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Ada Evening News Newspaper Archive: August 29, 1962 - Page 1

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Location: Ada, Oklahoma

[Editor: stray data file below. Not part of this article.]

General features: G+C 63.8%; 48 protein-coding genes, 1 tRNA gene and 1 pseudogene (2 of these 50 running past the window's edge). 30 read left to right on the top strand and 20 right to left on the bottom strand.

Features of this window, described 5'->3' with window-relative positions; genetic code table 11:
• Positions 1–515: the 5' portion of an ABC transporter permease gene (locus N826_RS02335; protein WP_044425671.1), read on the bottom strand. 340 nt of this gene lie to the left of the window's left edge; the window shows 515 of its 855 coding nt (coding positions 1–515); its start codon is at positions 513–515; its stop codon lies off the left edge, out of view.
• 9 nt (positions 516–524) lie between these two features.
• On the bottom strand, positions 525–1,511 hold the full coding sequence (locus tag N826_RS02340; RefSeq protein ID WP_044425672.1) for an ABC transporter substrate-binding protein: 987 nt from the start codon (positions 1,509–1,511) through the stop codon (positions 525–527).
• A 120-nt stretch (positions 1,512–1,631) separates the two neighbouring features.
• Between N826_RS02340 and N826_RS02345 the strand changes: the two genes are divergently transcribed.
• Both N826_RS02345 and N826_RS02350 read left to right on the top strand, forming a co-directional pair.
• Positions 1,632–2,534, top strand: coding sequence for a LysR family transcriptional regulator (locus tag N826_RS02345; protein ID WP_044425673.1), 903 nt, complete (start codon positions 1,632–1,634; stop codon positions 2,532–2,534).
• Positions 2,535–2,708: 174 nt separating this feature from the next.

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   Ada Evening News, The (Newspaper) - August 29, 1962, Ada, Oklahoma                             In answer to many questions: Fact that your topline writer got the worst case of poison ivy in recent memory while attending a Republican political rally is not going to have any affect, one way or the other, on our voting Surgeons Cut Cancer Victim In Half, Page 12 Dodgers Win One From Cincinnati, See Sports Page 59TH YEAR NO. 145 ADA, OKLAHOMA, WEDNESDAY, AUGUST 29, 1962 12 5 CENTS WEEKDAY, 10 CENTS SUNDAY Tornado, Rip Louisiana; At Least 2 Die CAMERON, La, (AP) A howling tornado struck this Louisiana coastal town late Tuesday night, causing at least two fatalities. Authorities say the death toll may go-higher. Sheriff's deputies ,formed, search parties to roam through debris, although heavy rains hampered rescu operations. At least 50 persons were reported injured. Streets in Cameron where nearly 500 persons die- in a 1957 hurricane were flooded. The water .was a high as the floorboard of a car, but had stopped rising Estes Got "Fairness" From U.S. WASHINGTON retary of Agriculture Charles S Murphy said today the decisions he made in the Billie Sol Estes case were based on a belief tha all the Texas get what the; are legally entitled mon and no less. In the final analysis, the de partment's No. 2 man said, Estes was able to. "gain nothing by al twisting and turning with the Department of Agriculture." "In our dealings with Estes, we exhibited no the fairness and justice every Amer- ican has a right to expect in deal- ing with he said Murphy made these'contentions in a 29-page statement preparec for the Senate Investigations sub- committee which is seeking to de- termine whether Estes got favored treatment through -political influ- ence in connection with big cotton planting allotments undeKTa de- partment control program. Committee Chairman John L. McClellan, D-Ark., has charged that.someone of high department Secretary of Agricul- ture Orville L. Freeman or Mur- have been behind the suspension last Jan. 6 of orders cancelling Estes' 1961 cotton allot- ments. Murphy said he had approved cancellation of these allotments- obtained in transfer deals from other Dec. 22, 1961. But, he said, he ordered a "sec- ond look" at the cancellation order in January at the request of Sen. Ralph Yarborough, D-Tex., and Rep. J. T. Rutherford, D-Tex., as (Continued on Page Two) early today. Nearly eight inches.of rain fe on Cameron within 'a six-hour pe riod. Cameron, which has a popula tion of about. is -on the marshy .Gulf Coast in extreme southwest Louisiana. A man identified as Harold Stewart suffered a fatal heart at tack shortly after being from his home to the Cameron Parish Courthouse.. An unidenti Eied woman was .killed and depu ties said a child may have been killed when the whirling-80-mile winds flipped over a house. Some low-lying sections of Lake 'miles north of were under- water. A tornado alert for the entire southwestern Louisiana. area ex- pired at 5 a.m. with no additional reports of -twisters. An estimated persons were jammed in the juilding in Cameron. Many had minor injuries. Civil Defense and iled Cross units sent cots and blankets for the refugees. A sleepy 9-year-old boy was curled up in'the judge's chair in the courtroom at daybreak. Wom- en, sat in the jury box, clutching small children. "This was worse than (Continued on Page Two) Enrollment Hits Decline In Ada With school enrollment com- ileted in the first three grades, ilus high school seniors and jun- or high ninth graders, the total s down 49 from last year, Supt. lex 0. Morrison has announced. The first three grades at Glen- wood enrolled 99, up 20 over last Hayes, 127, up 9; Irving, 97, own 15; Washington, 178, "up 1; Villard, 153, down. 27. High school seniors, 199, down 0. Ninth grade, 155, up 3. Enrollment continued today, rfth fourth graders enrolling at H elementary schools, juniors at IE high school, and eighth graders t junior high.- Mac Gives Adenauer Assurance Prime Minister Reveals Contents Of Private Letter LONDON (AP) Prime Minister Harold Macmillan revealed today previous as- surances' to Chancellor Kon- rad, Adenauer of .Britain's wholehearted interest. in working for European .poli- tical unity after the Wes'1 German leader had express' ed some doubts: Macmillan ordered publication of part of a private letter he wrote.Adenauer last month. Aden- auer, in .a television interview Tuesday night1, had expressed re- servations about British participa- tion in a West European political Reds Propose End To Tests At Beginning Of Next Year union. Unprecedented Move The publication of Macmillan's private described here as unprecedented, underlined a grow- ing -coolness between the two statesmen on .the issue of'Britain's uture role in the continent. -Tench President Charles de Gaulle also has been described as irivately cool to British entry in he Common; Market, although loth 'he and Adenauer have stated publicly they want Britain in, Adenauer said'in the television nterview that as a German and European he greeted Britain's eventual membership in the eco- nomic union of West Germany, "Vance, Italy, the Netherlands', ielgium and Luxembourg. But he aid that it had never been -docu- mented -that .all members of- the lommon Market should also members of a European political union. What'd He Mean? Adenauer said Macmillan told ie" British House of -Commons "British Common Market does not'im- ly membership in a political un- on of Europe as well. 'But in a etter he wrote me four days later Jr. Macmillan said quite' the con- because his min- sters were of a different opinion." Macmillan's letter said the Bri- sh government had been "watch- ng with sympathetic interest the 'forts of the .six (Common Mar- ket nations) to move toward greater political.union." He Assures Him "I can assure the- letter continued, "that once the- Brus- sels negotiations (on Britain's bid to join the Common Market) are successfully concluded, we shall (Continued on Two) traffic safety program was snowed undtr with awardt last night, Bob Eaitman, managtr of Oklahoma Safety .Council prtitnttd achievement awards In Most Improvement In Nation; no less than four categories to local officials. Shown here are, left to right. City Manager J..B. Davidson, Eastman and Police Chief Homer Staff Safety Officials Praise Ada By W. L. KNICKMEYER Ada's getting safer .faster than almost anybody.. The annual traffic inventory conducted by the Oklahoma Safety Council for 1961 showed Ada improved 1960 status in all 13 of the categories considered. categories .-.the im- provement was so marked as to qualify the city and its police achieve- ment awards. Bob Eastman, manager of the state council, outlined his group's findings. at -'a meeting last night in the city council room, and presented the awards to City Manager J.'B. Davidson and Police Chief Homer Gosnell. The four specific awards were, for improvement in accident records, traffic po- lice traffic .supervision and pub-' lie safety, education. Eastman was high in his praise for the work of the local police department and for the cooperation of citizens with the police force. Only three cities in Okla- Enid and Midwest awards in as many as four categories. And the record of. improve- ment in .'every category placed A'da" m" -.-iiiSht" nation.' More than '400- partici- pate in the program. Eastman noted' that Ada is- the only city in' 'the United States that has progressed as rapidly as it has in the short -it has bren in the program. Oddly, the one category -in which Ada proved weakest, with an increase of only one point in the rating, was the work of the local safety council. ___ VYouVe got a safety council in Eastman commented, "but that's about it. .We'd like to see you get some 'activity going, and bring the safety council to life again." U. S., Britain Snub Plan; Now Everyone Has Vetoed Everyone Else's Suggestion GENEVA The Soviet Union today proposed that all three nuclear powers end atomic weapons test- ing.'at the 'beginning of next year.. Vasily V. first deputy foreign minis- ter, suggested the test cut-off to the 76th session of the 17-nation disarmament talks. U.S. Ambassador Charles C. Stelle and British Minis- ter of State' Joseph B. Godber categorically turned down the idea immediately. Western sources .said Kuznetsov's remarks made it 'clear he was proposing an unppliced moratorium which is completely unacceptabl to the West.-' 'Conference sources said h made-the proposal in an informal manner during 'a long speech which he 'again categorically re- jected parallel Western proposals ending tests' in the atmos phere, under water and in space, Ggn Mishap Kills Youth Near Sulphur SULPHUR (Special) Booth Jr., 11, was killed in a hunting accident west "of town Sunday. The accident occurred when the boy and a friend Avere hunting on Sandy Creek' and a gun discharged accidently, the discharge hitting Clyde in the abdomen. The lad died a short time after, being brought to" a Sulphur hospital. He was visiting in the Priest 'family home here. Son of Clyde Booth, Texas; and Mrs. Louise Booth, Ardmore, be was born April 6, 1951 in Miles City, Montana.. He also leaves a sister, Claudine Booth, Ardmore. Banner Funeral Home was in charge 'of local arrangements. The body was taken to Houston Monday for services. Former Adan Tells Of Fantastic New Rockets High temperature -in Ada Tuesday was 94; low Tuesday night, 70; rending at 7 a.m. 72.- OKLAHOMA Clear to partly cloudy "this afternoon through Thursday; scattered thunder- showers southeast' this after- noon and cast portion tonight; a few Isolated Uiundershowers Thursday; cooler Panhandle this afternoon and -tonight and northwest Thursday; low tonight 58 northwest to 74 high Thursday. New, sophisticated nuclear rocket engines are about to be built "and new boosters of ..fan- tastic power" are being, tried and designed. One of.these big boost- ers, designed for lunar space shots, generates enough power to furnish energy, for three states. Joe D. Bennett, Jr., conserva- tion coordinator -of Lockheed Mis- siles and Space Co., California, told a meeting of combined com- mittees of the Ada Chamber'. of Commerce of the new space age in an address Tuesday noori. Bennett is a native Adan, edu- cated and reared 'in Ada. He presented the Ada Chamber of Commerce a desk model the famed Agena rocket, built by Lockheed. Bennett answered several'ques- tions concerned with possibility of Ada's attracting' some production of components of missile systems.. said that Ada has attained I some recognition and that he hoped that efforts.here .could'be successful .in. -acquiring space- related production. Although, there are numerous missile Bennett counted ten. "of .any .significance." He order of size and. power, .the Scout, Delta, Agena Atlas-Agena. Titan II, .Centura, Saturn C-l, Advanced Saturn, and Nova: The little :.Scout can .lift .150 pounds into orbit, wh'ile on the other end. of the scale, the Nova: will exceed the big Saturn that can orbit a 100-ton payload with a pound thrust. He- considers the marine missile the Bennett reviewed briefly, the history of rocket development, commenting the "Kremlin was working quite seriously" on Ger- man V-2.. models, immediately after' the war. By contrast, it was. 1953 before serious'missile development got under way here. The Atlas, Jupi- ter, and X-17 were-early designs. Polaris sub- "most effec- tive deterrent" 'to war to date, by making it possible for our.sub- marines to move'nuclear rockets underL the water and polar "ice to firing-range of Russia. He commented that the latest big contract for iockheed is. the so called RIFT (Reactor In Flight Tests) 'program. It-involves the development and.testing of a -nu- clear fuel missile engine" that can operate outside the 'earth's at- mosphere. Zoom! OMAHA, Neb. cold front dropped the temperature at Chadron, Neb., from 102 Monday -afternoon to 37 de- grees .Tuesday 65- degree fall. At Valentine the drop was from 104 to 44, at Alliance -from 99 to 34 and. at other points in western and northern Nebraska, almost as much. Dump Truck flips After Hitting Car A dump truck filled with gravel overturned Tuesday after striking an automobile from the rear on'SH 39.west of Ada. Driver of the truck was Gary Roland Cole, 19, Stratford. His truck smashed into the rear of a pickup driven by Gary Norman Route 5, Ada. The accident occurred around p., m. on the Springbrook'bridge three miles west, of Ada. Wright was taken by ambulance to. Valley View .Hospital and held overnight .for observation of a possible head injury. He was re- leased Wednesday- morning. Wright's- father, Hiram; Wright, 60, was a passenger in ,the pickup, He was treated 'for. cuts and bruises and released. Cole was uninjured. Highway Patrol H. T. Gay, who investigated the acci- dent, said both vehicles were traveling west. Gay said the dump truck 'hit the Wright vehicle at the corner of the Springbrook bridge. The dump truck careened past the Wright truck, crossed the road or in all possible environments in eluding underground. Kuznetsov told-the delegates th Soviet Union was in support of cut-off date for all nuclear testing That date should be the beginnin; of next indicate; his government will raise the mat ter formally later. Earlier, several Western sources said Kuznetsov had proposed the test cutoff for early in November and-said this date came over the English simultaneous translation system. Kuznetsov was speaking in Russian, and the November date apparently came. from.a mistranslation. A moratorium covering all tests including underground v explosions is completely unacceptable to United States and- Britain. They are willing'to sign an un policed agreement to stop tests in the atmosphere, under and in out er space, but refuse to accept a ban on underground testing which cannot be efficiently controlled. In an effort to overcome the East-West deadlock the two West era powers have submitted alter native proposals for. a comprehen- sive test ban providing for stric controls over underground testing and a ban on tests-in the three other environments with no con trol whatsoever. Kuznetsov categorically rejected the two proposals for the third day in a row. Conference sources salt he used the same arguments, but expressed himself in even more forceful terms-than before. Sulphur Mayor's Wife Dies After 2-Week Illness SULPHUR (Special) Mrs.. Mildred -Maude Jones, wife of Ae mayor of .of Sulphur, died Sunday n Oklahoma City after .an illness of two weeks. Born March 10, 1899 in Emdin, Illinois, she came .to Sulphur 37 ago from Wakita, Okla. She was a member of the First Meth- odist Church of Sulphur. She leaves the husband. Bob tones, of the home, 1326 West Second; her mother, Mrs. J. .D. Stewart, Sulphur; two daughters, kfrs. Fred Williams, Sulphur; and itrs.' Perry Castleberry, Pico Rivers, Calif.; two sisters, Mrs. and overturned in a ditch. A loadjjjgn Schmoker, and Miss Lucille of gravel was spilled when the Stewart, both of Sulphur, four truck overturned. grandchildren and two great- The. Wright .vehicle, was heavily damaged, said. Gay. It spun into .the bridge..damaging the right fender and grill. The accident was at the same bridge where several serious traffic mishaps have happened since January.' .grandchildren. Services were at p.m. Tues- day in the First Methodist Church. Rev. Charles Richardson and Rev. Jack Winkler officiated. Burial was in Oaklawn. Banner Funeral Home, was in charge of arrange- ments. Are Laws Impossible To Follow? OKLAHOMA CITY (AP) It is virtually impossible for county commissioners to comply fully with the law, Examiner and In- spector John M. Rogers said today. Rogers said mere is so :great a turnover among commissioners and laws governing their spending practices are so complicated that none'seems to be able to follow them completely. His office has not audited coun- y commissioner books without finding at least technical viola- irons during the four years he has seen examiner and inspector, Rog- ers added. "Some of; them are real clean, tech- In ending last June 90 the', examiner and inspector's of. 'ice audited the books of 53 boards of county commissioners. "Every board needs a compe- tent secretary who'knows me law and how to follow it, because the commissioners are not very detail minded many of Rog- ers said. He added-that many commis- sioners are not able to hire top- notch secretaries. Also, Rogers said soon after a commissioner learns the proce- dures and the law, he is defeated, decides not to seek re-election or dies. _ "The turnover makes it almost impossible to have the effective- ness' that .probably should be ex- he said. "I think it is bad to have a completely new- board of county commissioners, and it frequently lappens: Right at one time every- is new and nobody knows what should be done." He suggested staggered 4 or 6 ear terms; for commissioners to make, sure an -experienced man is n office at'.all! times. A frequent violation, Rogers ex- lained, is. failure to attach proof f delivery to the claim on pur- hases 'made by commissioners. may have the receipted nvoice -but not attach it to the he said.. Rogers recommended the law .changed' so that some other ounty office.attest to .delivery of oad .materials and equipment urchased by commissioners. "I believe that would help (Continued on Page Two) The.quickest way nowadays to et a doctor is to turn on your. TV set. (Copr. Gen. Fea. construction at the Safvation Army Citadel, 123 North Oak, should completed within three or four weeks, according to Capt. Raymond Miller, head of the local SA unit. Painters are shown here at work on the exterior of the.new ell, which ex- tends northward at the west end of the'old building. Four classrooms, dining room, and kitchen are Included in the wing. Hart Construction Co., the contract; Albert Ron is the Stiff Brush Fires Roar Through California Mountains LOS ANGELES (AP) brush and timber fires scourge of .across California .mountains .today ;.after burning hospital, .buildings, oil storage tanks and a cowboy ac- tor's famous ranch. More than acres were blackened. In the north, vacationers fled resort areas.. In the south, 800 patients were evacuated 'from a sanitarium. Flames -advanced .on two vital Nike.missile sites. A powder works containing an esti- mated 100 tons of explosives was barely saved by firemen. Flames licked to within 10 feet of the explosives plant. .The Southern California.blazes, 15 miles .broke, out within an hour of each .other Tuesday; 40 miles northwest of. .downtown Los. Angeles. Los -Angeles County Fire Chief Keith Klinger said the fires were the" worst in the county since the disastrous Bel Air-Brentwood' fire last November, 15 miles to the southwest across the San Fer- nando Valley. One fire swept over' the' San Gabriel Mountains into" the San Fernando Valley, destroying an infirmary on the grounds of Olive View Sanitarium.in Sylmar. A fleet, ..buses and cars evacuated '800 patients, most of them tuberculosis vic- tims. Some patients; rushed from still were unconscious, bottles of blood V A Veterans Administration hos- pital two miles to the east also but..none of'the 400 patients'had to be evacuated. One of the blazes threatened populous San Fernando .Valley briefly. Earlier, it destroyed 75 per cent .of cowboy actor- Gene Autry's famed Melody Ranch. Au- try had shot scores of television and .motion picture films on its western street. Autry lives in Studio 'City, 25 miles from the ranch: More than state, city.and county firemen, were on the fire lines- in Southern Cali- fornia. The first fire broke out in Has- ley Canyon, west of U.S. Highway 99, about 55 miles northwest of Los .Angeles, near the community of Castiac. It moved quickly southward. Firemen estimate it had burned 'acres. The., second blaze erupted in Placerita Canyon, spreading southeast into the Sylmar area, closer to heavily populated ..areas. It had destroyed acres of brush.. California, firemen were battling.two .stubborn.blazes which destroyed over acres of timberland. fire, which-started Sunday at Kelseyville 80 miles north of San Francisco, sent tourists fleeing the area. Firemen say tin blaze, 75 per. cent con- tained, may have-been deliberate- ly set They said 14 homes destroyed. A second fire near Lake Shasta, 200 miles .north .of San Francisco, is reported 85 per cent Contained after burning acres. In central California brush and .grass fire near Mari- posa was contained .but a new brush and grass fire.broke out general region."